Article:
October 31 is… Reformation Day?

October 31 has become synonymous with Halloween—the day where kids get dressed up, forego the don’t-talk-to-strangers rule, and get a candy buzz that could fly them to the moon.

But the date has a greater historical significance. It’s the day when Martin Luther formally began a protest over certain problems in the Church of his day. He felt it had gotten off track, and needed reforming.

The date was October 31, 1517.

Today, many Protestant churches (including my own) exist partly because of that call for reform. In an article about October 31 as Reformation Day, my super-smart and snappily-dressed colleague Ross Lockhart encourages modern Christians to honour that legacy by asking questions in keeping with Luther’s own:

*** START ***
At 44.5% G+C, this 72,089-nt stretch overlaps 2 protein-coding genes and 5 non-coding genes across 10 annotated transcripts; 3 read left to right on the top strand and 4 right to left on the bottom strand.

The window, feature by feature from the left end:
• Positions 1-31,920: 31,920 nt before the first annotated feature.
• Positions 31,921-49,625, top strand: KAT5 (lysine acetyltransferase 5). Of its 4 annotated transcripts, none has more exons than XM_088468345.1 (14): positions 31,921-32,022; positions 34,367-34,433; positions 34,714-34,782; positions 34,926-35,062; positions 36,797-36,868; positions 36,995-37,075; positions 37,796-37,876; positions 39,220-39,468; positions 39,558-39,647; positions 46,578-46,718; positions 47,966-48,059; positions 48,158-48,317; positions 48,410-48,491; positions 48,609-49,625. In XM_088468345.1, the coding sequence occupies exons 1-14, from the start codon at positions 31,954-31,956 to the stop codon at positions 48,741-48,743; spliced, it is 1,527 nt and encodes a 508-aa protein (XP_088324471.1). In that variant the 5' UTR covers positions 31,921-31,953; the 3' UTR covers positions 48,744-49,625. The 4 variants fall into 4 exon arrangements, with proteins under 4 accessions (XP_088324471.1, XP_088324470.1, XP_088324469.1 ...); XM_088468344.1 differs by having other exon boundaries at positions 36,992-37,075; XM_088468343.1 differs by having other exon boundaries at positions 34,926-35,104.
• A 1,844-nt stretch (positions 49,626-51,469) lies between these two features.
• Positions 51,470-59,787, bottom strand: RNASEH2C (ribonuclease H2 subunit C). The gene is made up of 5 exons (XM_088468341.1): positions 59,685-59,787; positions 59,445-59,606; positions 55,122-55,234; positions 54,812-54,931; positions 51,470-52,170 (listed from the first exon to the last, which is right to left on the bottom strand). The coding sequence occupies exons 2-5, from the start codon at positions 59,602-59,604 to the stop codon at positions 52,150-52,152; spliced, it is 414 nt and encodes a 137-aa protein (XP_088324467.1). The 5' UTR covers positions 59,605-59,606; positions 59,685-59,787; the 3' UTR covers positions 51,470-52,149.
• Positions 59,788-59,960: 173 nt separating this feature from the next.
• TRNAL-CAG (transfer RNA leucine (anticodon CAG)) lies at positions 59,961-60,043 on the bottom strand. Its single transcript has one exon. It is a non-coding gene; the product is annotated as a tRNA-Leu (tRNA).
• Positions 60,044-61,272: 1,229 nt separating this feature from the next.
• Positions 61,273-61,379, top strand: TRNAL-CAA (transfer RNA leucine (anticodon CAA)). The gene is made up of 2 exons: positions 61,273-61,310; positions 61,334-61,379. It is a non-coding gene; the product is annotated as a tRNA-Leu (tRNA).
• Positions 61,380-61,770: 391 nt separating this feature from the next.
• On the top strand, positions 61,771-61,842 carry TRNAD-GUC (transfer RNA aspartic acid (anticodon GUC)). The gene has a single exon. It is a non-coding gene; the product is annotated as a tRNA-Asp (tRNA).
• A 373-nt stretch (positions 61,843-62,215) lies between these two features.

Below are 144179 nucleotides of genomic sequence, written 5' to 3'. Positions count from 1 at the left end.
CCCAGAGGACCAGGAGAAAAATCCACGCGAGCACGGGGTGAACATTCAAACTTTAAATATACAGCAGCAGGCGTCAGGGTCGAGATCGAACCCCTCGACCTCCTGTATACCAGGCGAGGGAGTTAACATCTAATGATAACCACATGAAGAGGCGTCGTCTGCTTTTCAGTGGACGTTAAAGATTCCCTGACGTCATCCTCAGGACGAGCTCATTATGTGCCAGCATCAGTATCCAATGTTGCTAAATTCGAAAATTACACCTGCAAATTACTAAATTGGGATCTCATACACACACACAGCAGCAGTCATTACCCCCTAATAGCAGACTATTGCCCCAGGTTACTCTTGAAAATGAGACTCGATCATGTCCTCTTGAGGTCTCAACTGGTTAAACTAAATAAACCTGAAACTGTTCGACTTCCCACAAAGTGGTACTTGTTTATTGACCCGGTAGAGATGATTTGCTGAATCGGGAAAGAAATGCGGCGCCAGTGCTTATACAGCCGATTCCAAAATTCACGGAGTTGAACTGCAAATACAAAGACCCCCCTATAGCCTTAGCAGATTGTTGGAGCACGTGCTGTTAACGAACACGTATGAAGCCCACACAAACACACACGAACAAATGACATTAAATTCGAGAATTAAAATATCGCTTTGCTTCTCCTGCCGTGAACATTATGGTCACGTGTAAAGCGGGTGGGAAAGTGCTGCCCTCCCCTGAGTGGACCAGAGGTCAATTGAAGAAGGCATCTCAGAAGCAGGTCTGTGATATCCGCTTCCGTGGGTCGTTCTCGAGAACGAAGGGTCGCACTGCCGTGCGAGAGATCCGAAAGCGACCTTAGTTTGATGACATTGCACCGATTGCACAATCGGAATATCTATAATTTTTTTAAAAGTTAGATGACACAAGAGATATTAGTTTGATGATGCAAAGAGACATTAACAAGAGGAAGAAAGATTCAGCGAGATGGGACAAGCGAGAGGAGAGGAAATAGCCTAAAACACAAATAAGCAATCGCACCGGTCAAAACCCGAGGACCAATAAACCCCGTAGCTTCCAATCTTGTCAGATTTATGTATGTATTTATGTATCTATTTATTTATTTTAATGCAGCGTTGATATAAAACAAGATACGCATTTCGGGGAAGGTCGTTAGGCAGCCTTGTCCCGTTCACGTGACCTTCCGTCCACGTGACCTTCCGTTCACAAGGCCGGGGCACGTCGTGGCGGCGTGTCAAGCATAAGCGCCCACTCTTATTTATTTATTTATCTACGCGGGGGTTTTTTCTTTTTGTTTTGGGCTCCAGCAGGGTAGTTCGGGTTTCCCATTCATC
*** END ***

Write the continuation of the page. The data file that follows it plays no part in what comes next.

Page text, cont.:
(a) where has the gospel been reduced or domesticated in our day?, and
(b) what is God calling us to do as a result?

In our hearts and churches, has the message of and about Jesus been diluted, distorted or domesticated? Are we twiddling our thumbs with ear plugs in while God is calling us to great and world-changing things as the hands and feet of Christ?

In Matthew 16:18 (ESV) Jesus says, “I will build my church, and the gates of hell shall not prevail against it.”

Last year I was talking to a woman in her 90’s. While speaking about some of the challenges she’s faced over the decades, she raised her hands in the air, looked up, and said, “What would I do without my Saviour?”


Vibrant, modern faith—and vibrant, modern churches—aren’t built on the great things WE have done, but on the great things JESUS has done. On October 31, let us never forget that foundational focus.

“And the gates of hell shall not prevail against it.”

By Matthew Ruttan

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